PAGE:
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March 4, 2016

United States

Minnesota—Use a Microscope to Determine the Age of Shrimp


The age of most aquatic animals can be found by counting annual growth bands in hard structures, such as the otoliths (stone-like structures in the ear that are important for balance and orientation) in fish and the shells of bivalves.  Because crustaceans grow by molting and are assumed to lose and replace all calcified structures, including the cuticle (exoskeleton), their ages could not be determined.  Now, however, a technique to directly and accurately age individual crustaceans has been found.




In a study, researchers examined the eyestalk and gastric mill (the first of a two-part stomach lined with chitinous teeth that acts as a gizzard) of four decapod crustaceans: American lobster (Homarus americanus), snow crab (Chionoecetes opilio), sculptured shrimp (Sclerocrangon boreas), and northern shrimp (Pandalus borealis).  Their eyestalks and gastric mills were embedded and then sectioned transversely or longitudinally.  Growth bands were recognized as paired light and dark bands in the endocuticle (from the outside in, the crustacean cuticle has 3–4 main layers: the epicuticle, exocuticle, and endocuticle).  The emesocardiac ossicle (one of several small ossicles in the gastric mill) also demonstrated growth bands in the American lobster.  In the crab, growth bands were most easily interpreted in transverse sections of the eyestalk, while in the two shrimp species, longitudinal sections of eyestalk were best.  In lobster, growth bands were most clearly seen in longitudinal sections of the mesocardiac ossicle.  Up to six growth bands were seen in the shrimps and up to 10 or 15 in the crab and lobster, respectively, agreeing with longevity expectations.  Additional data confirmed that the growth bands provided an accurate correlation with known ages.  The match between growth bands and estimated age, however, was not good for a certain population of larger lobsters.  This discrepancy could not be explained, however, similar challenges have been encountered in the application of well-established, otolith-based ageing techniques in some fish species.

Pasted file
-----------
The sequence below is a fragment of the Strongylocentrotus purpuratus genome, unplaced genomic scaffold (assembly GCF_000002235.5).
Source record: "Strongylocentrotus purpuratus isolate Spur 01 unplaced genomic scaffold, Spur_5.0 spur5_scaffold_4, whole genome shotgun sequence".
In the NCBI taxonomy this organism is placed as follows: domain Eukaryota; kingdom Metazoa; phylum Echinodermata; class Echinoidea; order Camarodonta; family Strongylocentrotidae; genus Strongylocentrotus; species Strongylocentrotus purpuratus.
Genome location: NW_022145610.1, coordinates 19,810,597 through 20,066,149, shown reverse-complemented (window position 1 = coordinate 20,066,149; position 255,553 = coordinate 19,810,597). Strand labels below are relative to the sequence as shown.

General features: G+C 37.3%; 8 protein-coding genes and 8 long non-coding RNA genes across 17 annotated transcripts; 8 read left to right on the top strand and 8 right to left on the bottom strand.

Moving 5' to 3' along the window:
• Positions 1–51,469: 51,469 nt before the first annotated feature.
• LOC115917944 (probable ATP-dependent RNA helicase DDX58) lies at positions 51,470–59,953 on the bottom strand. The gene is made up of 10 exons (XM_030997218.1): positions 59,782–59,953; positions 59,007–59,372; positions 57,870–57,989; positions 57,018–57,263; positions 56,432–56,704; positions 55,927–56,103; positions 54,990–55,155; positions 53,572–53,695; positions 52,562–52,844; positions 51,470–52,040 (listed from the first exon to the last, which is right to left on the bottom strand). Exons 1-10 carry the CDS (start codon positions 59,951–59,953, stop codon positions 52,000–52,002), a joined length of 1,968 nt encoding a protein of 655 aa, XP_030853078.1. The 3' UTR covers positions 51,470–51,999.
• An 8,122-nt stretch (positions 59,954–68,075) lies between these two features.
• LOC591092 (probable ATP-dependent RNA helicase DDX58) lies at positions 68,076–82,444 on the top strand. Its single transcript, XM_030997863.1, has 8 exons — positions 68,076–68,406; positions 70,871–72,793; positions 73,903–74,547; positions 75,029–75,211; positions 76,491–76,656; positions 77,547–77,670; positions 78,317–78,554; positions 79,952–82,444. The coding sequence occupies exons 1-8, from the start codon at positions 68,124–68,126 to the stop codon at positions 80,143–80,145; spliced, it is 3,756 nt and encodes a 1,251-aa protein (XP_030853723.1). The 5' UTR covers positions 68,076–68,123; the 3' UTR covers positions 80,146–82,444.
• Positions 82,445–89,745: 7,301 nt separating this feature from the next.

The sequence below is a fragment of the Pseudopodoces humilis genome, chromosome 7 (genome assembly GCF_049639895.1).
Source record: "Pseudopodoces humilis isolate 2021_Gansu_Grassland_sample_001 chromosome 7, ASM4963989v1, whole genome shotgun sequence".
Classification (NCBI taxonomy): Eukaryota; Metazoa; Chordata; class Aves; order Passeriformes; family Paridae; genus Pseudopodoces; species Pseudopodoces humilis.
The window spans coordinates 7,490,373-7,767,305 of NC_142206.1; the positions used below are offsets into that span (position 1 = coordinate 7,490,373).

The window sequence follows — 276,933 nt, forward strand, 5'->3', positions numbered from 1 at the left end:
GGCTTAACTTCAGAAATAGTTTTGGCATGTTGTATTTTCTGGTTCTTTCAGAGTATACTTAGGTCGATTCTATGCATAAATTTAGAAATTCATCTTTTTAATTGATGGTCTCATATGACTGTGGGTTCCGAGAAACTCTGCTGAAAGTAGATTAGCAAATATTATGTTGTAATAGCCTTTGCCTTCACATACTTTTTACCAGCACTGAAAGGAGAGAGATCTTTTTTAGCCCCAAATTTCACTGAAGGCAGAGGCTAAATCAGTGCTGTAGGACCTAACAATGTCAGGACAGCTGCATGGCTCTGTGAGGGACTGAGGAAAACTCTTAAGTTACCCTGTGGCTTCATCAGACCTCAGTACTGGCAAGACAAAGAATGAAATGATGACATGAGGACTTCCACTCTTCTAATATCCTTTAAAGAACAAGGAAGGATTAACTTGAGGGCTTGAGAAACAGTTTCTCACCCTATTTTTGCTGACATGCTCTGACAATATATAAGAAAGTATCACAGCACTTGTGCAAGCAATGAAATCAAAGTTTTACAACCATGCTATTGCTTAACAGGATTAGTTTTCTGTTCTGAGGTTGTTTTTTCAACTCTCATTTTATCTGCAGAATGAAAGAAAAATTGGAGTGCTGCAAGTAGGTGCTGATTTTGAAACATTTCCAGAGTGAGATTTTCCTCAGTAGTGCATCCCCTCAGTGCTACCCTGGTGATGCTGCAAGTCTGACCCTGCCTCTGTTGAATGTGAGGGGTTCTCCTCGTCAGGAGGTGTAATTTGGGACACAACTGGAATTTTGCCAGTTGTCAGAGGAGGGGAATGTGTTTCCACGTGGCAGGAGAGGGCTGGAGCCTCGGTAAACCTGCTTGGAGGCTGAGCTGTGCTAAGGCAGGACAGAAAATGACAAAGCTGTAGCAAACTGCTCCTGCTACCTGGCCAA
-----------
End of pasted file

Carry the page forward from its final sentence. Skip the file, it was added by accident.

Further detailed statistical analyses supported the concept of growth bands being a reliable indicator of age in the four crustaceans tested.  To determine whether any mineralized features of the cuticle were conserved through molting, some juvenile lobsters were immersed in seawater containing the fluorescent marker calcein (a calcium-binding compound).  The results provided the first evidence that a mineral in the cuticle survived molting, which provides a possible mechanism for growth bands to accumulate and record age in the endocuticle throughout the life of the crustacean.


Information: Stephen W. Carmichael Mayo Clinic, Rochester, Minnesota 55905, USA (Email


Source: Microscopy Today.  Carmichael’s Concise Review.  Look in a Microscope to Determine the Age of a Shrimp, Crab, or Lobster!  Volume 21, Number 3, Page 8,  May 2013.

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